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Cloth Filters Combat Cholera

cloth filter



COURTESY OF THE PROCEEDINGS OF THE NATIONAL ACADEMY OF SCIENCES
Cholera continues to affect the developing world, killing thousands each year and infecting more than 10 times that many. Simply bringing water to a boil can kill the bacterium responsible for the disease, but fuel is often scarce in cholera endemic countries. Now the results of a three-year-long study published online this week by the Proceedings of the National Academy of Sciences offer hope for further combating the disease. Researchers report that using cloth salvaged from old saris to filter drinking water from rivers and ponds has halved the number of cholera cases in rural Bangladesh.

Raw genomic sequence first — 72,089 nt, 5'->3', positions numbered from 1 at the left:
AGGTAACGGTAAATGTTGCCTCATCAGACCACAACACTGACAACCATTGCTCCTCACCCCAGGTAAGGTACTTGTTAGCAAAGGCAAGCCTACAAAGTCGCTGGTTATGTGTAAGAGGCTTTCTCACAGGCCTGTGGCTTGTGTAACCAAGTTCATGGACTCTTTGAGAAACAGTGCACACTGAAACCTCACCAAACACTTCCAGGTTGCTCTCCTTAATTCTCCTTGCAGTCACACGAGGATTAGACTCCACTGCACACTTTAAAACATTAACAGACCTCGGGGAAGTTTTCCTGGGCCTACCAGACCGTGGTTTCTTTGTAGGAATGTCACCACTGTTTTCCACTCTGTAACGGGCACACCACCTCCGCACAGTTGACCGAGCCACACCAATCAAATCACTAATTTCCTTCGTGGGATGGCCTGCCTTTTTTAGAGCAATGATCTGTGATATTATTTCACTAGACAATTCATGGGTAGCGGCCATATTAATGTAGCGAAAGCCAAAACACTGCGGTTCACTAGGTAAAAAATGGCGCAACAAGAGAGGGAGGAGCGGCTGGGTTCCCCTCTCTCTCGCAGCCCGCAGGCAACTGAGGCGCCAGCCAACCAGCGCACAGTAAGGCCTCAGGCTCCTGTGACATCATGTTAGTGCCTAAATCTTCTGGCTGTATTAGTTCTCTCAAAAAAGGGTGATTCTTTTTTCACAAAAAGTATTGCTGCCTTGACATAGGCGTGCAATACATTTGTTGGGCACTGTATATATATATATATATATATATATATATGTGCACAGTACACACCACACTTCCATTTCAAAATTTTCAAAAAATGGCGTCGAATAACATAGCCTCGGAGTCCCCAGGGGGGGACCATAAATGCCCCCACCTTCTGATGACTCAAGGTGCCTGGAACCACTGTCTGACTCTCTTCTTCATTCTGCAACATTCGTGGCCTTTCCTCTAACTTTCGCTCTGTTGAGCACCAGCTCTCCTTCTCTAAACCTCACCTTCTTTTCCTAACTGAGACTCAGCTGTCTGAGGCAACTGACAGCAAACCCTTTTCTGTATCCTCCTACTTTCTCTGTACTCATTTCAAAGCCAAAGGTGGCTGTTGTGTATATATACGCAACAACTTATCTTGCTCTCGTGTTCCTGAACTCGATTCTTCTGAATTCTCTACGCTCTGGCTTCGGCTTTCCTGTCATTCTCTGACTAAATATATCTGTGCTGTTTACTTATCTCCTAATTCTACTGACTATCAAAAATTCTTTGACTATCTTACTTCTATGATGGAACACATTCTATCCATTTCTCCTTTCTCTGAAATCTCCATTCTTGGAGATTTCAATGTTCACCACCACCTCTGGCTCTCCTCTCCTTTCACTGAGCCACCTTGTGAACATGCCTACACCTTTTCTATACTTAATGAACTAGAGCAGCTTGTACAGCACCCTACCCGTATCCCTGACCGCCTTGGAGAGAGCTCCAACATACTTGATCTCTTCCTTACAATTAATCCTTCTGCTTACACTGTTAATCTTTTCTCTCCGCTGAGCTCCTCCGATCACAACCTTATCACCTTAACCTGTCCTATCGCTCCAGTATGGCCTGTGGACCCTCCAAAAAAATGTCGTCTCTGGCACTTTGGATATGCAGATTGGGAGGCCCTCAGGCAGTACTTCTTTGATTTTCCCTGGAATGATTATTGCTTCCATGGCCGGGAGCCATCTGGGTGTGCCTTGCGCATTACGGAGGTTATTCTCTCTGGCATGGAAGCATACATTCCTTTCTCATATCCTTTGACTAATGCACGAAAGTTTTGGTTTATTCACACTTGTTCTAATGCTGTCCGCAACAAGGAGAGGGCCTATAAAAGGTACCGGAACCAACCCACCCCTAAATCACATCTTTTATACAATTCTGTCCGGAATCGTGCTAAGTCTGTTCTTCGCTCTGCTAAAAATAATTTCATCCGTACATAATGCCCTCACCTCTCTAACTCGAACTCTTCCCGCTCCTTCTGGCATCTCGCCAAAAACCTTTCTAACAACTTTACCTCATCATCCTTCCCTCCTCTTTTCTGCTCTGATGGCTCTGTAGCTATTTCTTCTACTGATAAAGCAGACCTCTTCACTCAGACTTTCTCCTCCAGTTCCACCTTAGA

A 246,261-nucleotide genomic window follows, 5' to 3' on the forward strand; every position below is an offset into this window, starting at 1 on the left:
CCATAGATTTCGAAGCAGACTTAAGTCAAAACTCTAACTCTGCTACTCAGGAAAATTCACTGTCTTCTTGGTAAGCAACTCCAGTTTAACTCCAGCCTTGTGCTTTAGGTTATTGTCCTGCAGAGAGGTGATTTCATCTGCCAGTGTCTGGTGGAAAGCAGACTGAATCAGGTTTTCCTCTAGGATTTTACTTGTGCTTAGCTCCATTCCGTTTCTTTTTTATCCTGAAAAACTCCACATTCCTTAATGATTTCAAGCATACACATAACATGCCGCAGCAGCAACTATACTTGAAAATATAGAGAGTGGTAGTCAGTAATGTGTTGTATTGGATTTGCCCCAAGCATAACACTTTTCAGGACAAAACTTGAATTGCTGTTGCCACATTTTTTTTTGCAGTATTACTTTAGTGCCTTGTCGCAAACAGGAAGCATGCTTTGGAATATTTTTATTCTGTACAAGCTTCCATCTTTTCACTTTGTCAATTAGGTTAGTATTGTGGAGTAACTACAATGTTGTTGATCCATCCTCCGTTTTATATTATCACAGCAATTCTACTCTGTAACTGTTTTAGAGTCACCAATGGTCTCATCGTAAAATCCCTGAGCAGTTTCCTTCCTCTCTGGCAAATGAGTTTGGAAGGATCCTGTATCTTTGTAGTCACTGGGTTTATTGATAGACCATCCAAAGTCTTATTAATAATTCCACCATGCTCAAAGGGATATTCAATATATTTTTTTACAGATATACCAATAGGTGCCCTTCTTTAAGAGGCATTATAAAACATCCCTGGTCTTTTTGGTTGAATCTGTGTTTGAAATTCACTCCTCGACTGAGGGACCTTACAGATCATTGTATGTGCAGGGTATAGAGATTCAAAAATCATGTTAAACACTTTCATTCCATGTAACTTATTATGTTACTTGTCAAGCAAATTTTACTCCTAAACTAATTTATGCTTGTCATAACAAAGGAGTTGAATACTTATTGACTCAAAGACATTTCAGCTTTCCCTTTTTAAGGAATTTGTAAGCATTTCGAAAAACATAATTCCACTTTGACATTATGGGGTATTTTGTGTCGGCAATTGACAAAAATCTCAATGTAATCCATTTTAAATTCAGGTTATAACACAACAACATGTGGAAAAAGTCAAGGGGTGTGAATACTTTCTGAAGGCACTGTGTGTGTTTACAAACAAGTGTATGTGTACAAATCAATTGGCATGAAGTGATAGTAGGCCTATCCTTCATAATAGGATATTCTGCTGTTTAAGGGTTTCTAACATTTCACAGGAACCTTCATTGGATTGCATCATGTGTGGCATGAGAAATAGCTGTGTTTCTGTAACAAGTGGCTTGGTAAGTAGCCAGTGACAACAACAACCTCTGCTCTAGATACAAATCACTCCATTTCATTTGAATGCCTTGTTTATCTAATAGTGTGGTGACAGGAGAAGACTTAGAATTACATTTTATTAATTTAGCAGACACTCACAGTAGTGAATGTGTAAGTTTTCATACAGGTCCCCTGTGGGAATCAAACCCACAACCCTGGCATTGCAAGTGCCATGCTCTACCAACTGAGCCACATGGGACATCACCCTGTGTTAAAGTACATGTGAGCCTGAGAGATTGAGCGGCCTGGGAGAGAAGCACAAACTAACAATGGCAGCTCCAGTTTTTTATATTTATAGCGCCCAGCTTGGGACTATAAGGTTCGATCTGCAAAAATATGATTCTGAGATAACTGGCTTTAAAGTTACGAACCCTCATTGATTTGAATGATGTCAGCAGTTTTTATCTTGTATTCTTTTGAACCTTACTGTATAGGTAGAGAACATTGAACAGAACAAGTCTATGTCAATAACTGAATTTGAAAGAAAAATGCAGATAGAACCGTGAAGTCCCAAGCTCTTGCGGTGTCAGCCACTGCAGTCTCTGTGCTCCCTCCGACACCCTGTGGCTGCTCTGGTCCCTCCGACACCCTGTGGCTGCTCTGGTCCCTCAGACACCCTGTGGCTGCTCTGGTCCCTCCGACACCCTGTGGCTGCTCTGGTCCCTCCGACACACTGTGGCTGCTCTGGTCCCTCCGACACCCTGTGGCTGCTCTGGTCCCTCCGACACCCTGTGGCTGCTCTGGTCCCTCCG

Previous laboratory studies had shown that tainted surface water was visibly clearer after being poured through a folded piece of sari cloth. Because the cholera bacterium associates with plankton, Rita Colwell of the University of Maryland Biotechnology Institute and the National Science Foundation and her colleagues posited that if the tiny aquatic organisms were removed from water used for household purposes, the occurrence of cholera would be reduced. To test their hypothesis, the scientists carried out a three-year study involving nearly 133,000 people in 65 villages in Matlab, Bangladesh. The team taught one group of participants to filter drinking water using typical sari cloth folded four times and provided a second group with premade 150-micron nylon filters. A third group acted as a control. According to the report, villages using either filtration method experienced a significant reduction in the number of new cholera cases as compared to the control group. The villages employing saris, in particular, had a disease rate that was half that of villages using unfiltered water. The saris, the scientists note, also have the added benefits of being "much less expensive, very effective, and readily available to all villagers in Bangladesh." The authors conclude that their findings "suggest that a simple solution to a global problem can be achieved when the ecological basis of the disease transmission and its reservoir are known."

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